The Velvet Underground Loaded: Re-Loaded 45th Anniversary Edition Rhino
The Complete Matrix Tapes Polydor/UMe
Loaded was the most conventional of The Velvet Underground's four studio outings. With gifted multi-instrumentalist John Cale long gone and drummer Maureen Tucker largely absent from the studio, Lou Reed steered the band away from the notorious sonic and emotional extremes of its early work, trying out a more mainstream pop approach, albeit with more wit and a darker undertone than your basic Top 40 song. The album features a few clunkers but also two of his most-lovable compositions in the form of "Sweet Jane" and "Rock & Roll." After the confrontational brilliance of early songs like "Heroin" and "Sister Ray," these engaging anthems seem positively carefree.
This six-disc package includes a mono version, a surround-sound mix, a previously released live set from Max's Kansas City, and a very lo-fi, previously unreleased live performance from Philadelphia. The high point is the disc containing demos and early versions, which offers hints of what Reed would have sounded like as a folk singer in an alternate universe, and shows him getting warmed up for his impending solo career. "Satellite of Love" would be one of the standouts of Transformer, his second post-Velvets effort and biggest commercial success, while "Sad Song" resurfaced on his third long-player, the harrowing masterpiece Berlin.
Prior to the sessions that produced Loaded, the Velvets played a series of shows at the San Francisco club the Matrix in November and December 1969. Four of those sets appear on The Complete Matrix Tapes and portray the quartet as a cohesive and efficient rock'n'roll band, not simply a vehicle for Reed's solo aspirations. With Doug Yule taking over on bass and psychedelic keyboards, the group ranges from early gems like "I'm Waiting for the Man," presented in a bluesy 13-minute version, and "Sister Ray," which unfolds over 37 mesmerizing minutes, to the not-yet-recorded "Sweet Jane" and "Rock & Roll," heard here in looser, funkier incarnations. Much of the material on this fine four-disc collection has previously been released piecemeal on other archival packages, but The Complete Matrix Tapes is the best way to get a feel for the later Velvet Underground onstage, no longer revolutionary but still compelling.
In the newest issue for Vogue—and umpteenth edition of Jennifer Lawrence being so "real" and so "hilarious"—the Hunger Games actress reveals why she's disavowing her Republican roots, particularly in light of a potential Donald Trump White House.
"If Donald Trump is president of the United States, it will be the end of the world," Lawrence tells Vogue's Jonathan Van Meter. "And he's also the best thing to happen to the Democrats ever."
Lawrence, who is the world's highest paid actress, also didn't mince words when it came to Kim Davis, the defiant Kentucky county clerk who made national news by refusing to issue same-sex marriage licenses back in September.
"I just can't imagine supporting a party that doesn't support women's basic rights," she said. "It's 2015 and gay people can get married and we think that we've come so far, so, yay! But have we? I don't want to stay quiet about that stuff."
When Van Meter asked her about Davis, Lawrence called her "that lady who makes me embarrassed to be from Kentucky."
"All those people holding their crucifixes, which may as well be pitchforks, thinking they’re fighting the good fight," she goes on. "I grew up in Kentucky. I know how they are."
As for Trump, Lawrence describes her opinion as "pretty cut and dried."
Somewhere, Hillary Clinton is nodding in agreement.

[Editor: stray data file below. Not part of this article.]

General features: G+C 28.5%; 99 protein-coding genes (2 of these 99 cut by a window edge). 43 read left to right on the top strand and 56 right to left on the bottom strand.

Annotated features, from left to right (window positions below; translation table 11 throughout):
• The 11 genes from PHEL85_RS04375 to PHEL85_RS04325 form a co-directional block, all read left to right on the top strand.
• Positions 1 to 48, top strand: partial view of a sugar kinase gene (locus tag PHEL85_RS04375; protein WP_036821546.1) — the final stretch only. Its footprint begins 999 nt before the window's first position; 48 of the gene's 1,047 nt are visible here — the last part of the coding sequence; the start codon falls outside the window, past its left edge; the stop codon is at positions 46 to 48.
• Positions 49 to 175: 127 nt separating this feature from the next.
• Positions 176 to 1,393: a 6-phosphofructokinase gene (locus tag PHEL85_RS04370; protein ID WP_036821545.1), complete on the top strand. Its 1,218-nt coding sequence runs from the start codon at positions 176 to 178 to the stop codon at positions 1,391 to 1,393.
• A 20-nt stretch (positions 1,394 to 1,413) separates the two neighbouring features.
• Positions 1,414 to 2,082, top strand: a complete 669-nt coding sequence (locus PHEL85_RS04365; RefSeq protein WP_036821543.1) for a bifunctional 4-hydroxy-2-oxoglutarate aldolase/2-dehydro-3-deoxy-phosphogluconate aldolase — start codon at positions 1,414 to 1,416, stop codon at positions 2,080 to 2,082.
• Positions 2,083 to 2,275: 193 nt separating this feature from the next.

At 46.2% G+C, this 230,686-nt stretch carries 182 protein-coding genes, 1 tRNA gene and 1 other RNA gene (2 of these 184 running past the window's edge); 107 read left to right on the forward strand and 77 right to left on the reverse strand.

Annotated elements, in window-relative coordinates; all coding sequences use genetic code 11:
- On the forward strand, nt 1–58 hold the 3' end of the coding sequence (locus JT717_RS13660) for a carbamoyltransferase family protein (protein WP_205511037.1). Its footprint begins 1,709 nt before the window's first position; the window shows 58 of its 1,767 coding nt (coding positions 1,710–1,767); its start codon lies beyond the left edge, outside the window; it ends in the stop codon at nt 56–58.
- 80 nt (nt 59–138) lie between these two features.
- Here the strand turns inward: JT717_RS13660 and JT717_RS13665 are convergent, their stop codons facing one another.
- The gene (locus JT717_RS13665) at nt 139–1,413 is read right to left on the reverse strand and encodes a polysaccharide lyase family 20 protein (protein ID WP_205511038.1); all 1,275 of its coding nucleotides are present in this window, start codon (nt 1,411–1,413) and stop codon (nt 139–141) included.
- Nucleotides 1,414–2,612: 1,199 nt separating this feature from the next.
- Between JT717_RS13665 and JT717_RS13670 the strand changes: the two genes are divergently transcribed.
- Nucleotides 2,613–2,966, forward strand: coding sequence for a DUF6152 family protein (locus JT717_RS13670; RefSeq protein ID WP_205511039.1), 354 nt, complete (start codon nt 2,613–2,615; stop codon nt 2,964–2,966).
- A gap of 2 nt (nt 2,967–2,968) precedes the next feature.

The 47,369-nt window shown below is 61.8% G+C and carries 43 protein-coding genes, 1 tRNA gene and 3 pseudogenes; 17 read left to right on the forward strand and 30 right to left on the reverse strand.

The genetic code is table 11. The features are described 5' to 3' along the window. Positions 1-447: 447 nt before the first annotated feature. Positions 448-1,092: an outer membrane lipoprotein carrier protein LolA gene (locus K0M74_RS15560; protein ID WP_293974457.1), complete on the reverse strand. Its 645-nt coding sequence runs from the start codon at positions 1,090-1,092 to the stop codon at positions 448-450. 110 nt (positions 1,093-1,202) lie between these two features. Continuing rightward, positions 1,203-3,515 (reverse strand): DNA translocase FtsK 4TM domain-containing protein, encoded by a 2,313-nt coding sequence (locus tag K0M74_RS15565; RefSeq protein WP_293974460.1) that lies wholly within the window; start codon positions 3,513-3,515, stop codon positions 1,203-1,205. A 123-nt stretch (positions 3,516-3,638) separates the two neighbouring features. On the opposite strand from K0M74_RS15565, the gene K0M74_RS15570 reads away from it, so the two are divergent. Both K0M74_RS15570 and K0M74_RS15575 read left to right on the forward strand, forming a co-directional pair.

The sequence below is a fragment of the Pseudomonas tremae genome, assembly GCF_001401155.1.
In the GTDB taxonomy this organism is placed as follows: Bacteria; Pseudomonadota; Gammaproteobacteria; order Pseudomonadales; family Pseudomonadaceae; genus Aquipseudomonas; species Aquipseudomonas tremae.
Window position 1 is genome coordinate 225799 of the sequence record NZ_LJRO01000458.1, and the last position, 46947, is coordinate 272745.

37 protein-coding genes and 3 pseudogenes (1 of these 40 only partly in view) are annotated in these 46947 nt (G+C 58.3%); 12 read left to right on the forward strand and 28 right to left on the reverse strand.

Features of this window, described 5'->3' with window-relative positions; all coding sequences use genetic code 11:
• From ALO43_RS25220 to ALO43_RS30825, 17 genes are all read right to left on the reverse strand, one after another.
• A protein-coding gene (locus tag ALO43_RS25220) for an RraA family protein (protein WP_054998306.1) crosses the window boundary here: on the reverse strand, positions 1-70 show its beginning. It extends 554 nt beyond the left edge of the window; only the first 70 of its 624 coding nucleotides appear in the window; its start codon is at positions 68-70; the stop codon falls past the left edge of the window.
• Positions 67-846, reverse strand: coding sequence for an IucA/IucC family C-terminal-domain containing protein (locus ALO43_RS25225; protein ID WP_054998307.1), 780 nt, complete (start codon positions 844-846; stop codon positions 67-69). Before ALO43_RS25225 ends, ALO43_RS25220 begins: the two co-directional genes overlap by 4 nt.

On November 9, 1970, George Thornton, an engineer at the Oregon Department of Transportation, had a mission: remove a 45-foot sperm whale washed ashore the Oregon coast just south of the Siuslow River. But how?
ODOT officials struggled with what to do with the whale. Rendering plants said no thanks. Burying was iffy because the waves would likely have just uncovered the carcass. It was too big to burn.
So the plan was hatched: Let’s blow it up, scatter it to the wind and let the crabs and seagulls clean up the mess. So Thornton and his crew packed 20 cases of dynamite around the leeward side of the whale, thinking most of it would blow into the water. At 3:45 p.m. Thursday, Nov. 12, the plunger was pushed.
The whale blew up, all right, but the 1/4 mile safety zone wasn’t quite large enough. Whale blubber and whale parts fell from the sky, smashing into cars and people. No one was hurt, but pretty much everyone was wearing whale bits and pieces.
At that moment on November 12, 1970—45 years ago today—the decaying whale erupted into the public consciousness and eventually became a viral sensation. It was keyboard cat before cats had keyboards. "[It] went viral before the internet had the infrastructure to support viral videos," Andrew David Thaler wrote in Vice's definitive history, "when mailing a six minute clip via USPS was faster than downloading."
The comedian reached another level of hero status on Tuesday, appearing on the Late Show to promote his brilliant new Netflix series Master of None. Just seconds after settling into his guest seat, Ansari wasted no time calling out Hollywood's problems with diversity.
"Stephen's the first late night host from South Carolina and the bajillionth white guy," he said, responding to Colbert's comment that the two of them hailed from the same state. "Very interesting measure of progress."
When Colbert jokingly asked if his spot on the show counted as a show of progress, Ansari replied, "It's really diverse right now. It's 50 percent diverse. It's like an all-time high for CBS." Colbert couldn't contain his admiration and shook Ansari's hand.
The appearance comes on the heels of rave reviews for Ansari's new show, which explores everything from romance and the first-generation immigrant experience, to the insidious racism stillpreventing people of color from securing top-billed acting roles.
On Tuesday, viewers also had a chance to hear from Ansari's real father, who also plays the father of Ansari's character on the show. After their appearance together, Ansari posted the following Instagram: